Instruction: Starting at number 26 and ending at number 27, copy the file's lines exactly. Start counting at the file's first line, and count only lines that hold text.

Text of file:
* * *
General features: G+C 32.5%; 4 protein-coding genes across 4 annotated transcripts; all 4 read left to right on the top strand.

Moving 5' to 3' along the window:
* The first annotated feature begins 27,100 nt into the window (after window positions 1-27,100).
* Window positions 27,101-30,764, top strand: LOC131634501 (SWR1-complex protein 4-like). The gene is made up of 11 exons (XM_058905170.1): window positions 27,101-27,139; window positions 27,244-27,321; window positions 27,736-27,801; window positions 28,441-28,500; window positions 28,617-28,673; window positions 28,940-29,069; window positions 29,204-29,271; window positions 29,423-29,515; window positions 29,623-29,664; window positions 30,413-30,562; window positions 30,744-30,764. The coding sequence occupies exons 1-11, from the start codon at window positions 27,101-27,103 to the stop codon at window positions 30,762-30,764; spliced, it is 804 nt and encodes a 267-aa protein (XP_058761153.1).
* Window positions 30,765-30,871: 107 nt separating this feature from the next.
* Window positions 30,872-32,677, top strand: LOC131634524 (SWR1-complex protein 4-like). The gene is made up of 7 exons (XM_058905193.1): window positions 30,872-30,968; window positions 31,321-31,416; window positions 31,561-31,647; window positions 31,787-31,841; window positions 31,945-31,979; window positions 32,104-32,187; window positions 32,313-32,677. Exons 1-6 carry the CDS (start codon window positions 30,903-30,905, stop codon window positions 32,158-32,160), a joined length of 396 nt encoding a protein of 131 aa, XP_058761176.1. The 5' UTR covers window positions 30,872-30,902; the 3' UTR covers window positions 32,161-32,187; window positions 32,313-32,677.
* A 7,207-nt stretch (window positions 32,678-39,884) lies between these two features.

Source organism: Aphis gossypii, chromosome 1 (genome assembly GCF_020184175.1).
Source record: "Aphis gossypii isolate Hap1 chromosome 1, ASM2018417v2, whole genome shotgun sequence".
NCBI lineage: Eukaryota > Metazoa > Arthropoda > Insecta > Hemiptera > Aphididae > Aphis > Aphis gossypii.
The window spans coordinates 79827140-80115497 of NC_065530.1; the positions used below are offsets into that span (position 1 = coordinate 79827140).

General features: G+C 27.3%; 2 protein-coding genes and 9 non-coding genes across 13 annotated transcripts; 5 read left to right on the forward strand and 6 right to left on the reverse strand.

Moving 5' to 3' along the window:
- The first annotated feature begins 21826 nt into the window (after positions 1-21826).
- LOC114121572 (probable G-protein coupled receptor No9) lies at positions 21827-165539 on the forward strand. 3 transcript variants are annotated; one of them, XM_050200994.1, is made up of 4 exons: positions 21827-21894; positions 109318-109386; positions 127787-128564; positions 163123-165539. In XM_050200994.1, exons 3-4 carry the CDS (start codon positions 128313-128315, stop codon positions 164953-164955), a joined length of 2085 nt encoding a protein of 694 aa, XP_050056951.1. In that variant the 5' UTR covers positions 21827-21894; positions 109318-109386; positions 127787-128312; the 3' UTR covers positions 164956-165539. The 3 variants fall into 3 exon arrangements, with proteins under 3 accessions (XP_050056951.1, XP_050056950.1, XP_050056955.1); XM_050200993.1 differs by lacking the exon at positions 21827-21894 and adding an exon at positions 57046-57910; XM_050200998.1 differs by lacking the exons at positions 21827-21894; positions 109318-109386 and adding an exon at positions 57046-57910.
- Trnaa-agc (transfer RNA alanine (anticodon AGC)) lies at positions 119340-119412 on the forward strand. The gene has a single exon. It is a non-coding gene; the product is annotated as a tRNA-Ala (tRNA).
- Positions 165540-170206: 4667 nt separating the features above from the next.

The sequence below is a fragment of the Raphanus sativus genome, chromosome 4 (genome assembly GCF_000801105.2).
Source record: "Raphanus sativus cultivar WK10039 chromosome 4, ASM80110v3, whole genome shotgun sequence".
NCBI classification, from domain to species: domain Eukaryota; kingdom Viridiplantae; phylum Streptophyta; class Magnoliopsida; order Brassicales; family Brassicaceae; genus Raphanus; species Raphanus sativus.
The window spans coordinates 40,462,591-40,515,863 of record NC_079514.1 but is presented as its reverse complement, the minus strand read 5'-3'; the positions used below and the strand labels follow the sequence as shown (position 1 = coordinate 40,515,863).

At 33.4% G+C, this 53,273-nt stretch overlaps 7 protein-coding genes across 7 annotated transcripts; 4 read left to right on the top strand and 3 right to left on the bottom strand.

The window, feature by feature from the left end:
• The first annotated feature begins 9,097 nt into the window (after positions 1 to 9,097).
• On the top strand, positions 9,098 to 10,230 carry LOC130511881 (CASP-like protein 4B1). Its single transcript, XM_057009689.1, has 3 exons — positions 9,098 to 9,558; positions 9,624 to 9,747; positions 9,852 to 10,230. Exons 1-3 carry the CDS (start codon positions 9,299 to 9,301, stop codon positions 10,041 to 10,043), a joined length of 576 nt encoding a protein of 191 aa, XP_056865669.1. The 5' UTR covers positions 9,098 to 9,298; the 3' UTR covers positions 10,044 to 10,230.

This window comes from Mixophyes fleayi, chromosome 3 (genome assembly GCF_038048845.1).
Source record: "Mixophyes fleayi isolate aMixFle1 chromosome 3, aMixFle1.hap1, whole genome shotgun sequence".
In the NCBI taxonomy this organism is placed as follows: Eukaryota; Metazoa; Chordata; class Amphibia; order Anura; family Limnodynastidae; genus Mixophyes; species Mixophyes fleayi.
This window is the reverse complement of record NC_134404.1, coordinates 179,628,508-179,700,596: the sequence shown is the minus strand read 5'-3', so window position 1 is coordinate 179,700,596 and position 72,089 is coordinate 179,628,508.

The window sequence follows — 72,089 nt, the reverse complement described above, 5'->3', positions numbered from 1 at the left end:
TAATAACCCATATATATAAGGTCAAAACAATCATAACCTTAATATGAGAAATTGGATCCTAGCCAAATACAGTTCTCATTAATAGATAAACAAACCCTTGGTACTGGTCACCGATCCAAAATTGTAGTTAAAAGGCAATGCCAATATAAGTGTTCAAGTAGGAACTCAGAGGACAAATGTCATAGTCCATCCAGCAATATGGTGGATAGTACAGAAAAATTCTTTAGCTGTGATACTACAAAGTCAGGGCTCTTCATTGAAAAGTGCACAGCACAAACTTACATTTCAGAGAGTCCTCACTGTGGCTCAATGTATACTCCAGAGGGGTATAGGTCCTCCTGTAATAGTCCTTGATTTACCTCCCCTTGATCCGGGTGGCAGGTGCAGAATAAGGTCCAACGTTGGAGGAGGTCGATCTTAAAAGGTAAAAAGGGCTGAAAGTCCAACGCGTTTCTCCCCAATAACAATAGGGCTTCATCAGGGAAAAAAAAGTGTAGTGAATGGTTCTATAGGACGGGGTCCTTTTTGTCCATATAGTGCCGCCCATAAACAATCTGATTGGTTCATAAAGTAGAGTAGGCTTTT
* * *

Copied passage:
This window comes from Mixophyes fleayi, chromosome 3 (genome assembly GCF_038048845.1).
Source record: "Mixophyes fleayi isolate aMixFle1 chromosome 3, aMixFle1.hap1, whole genome shotgun sequence".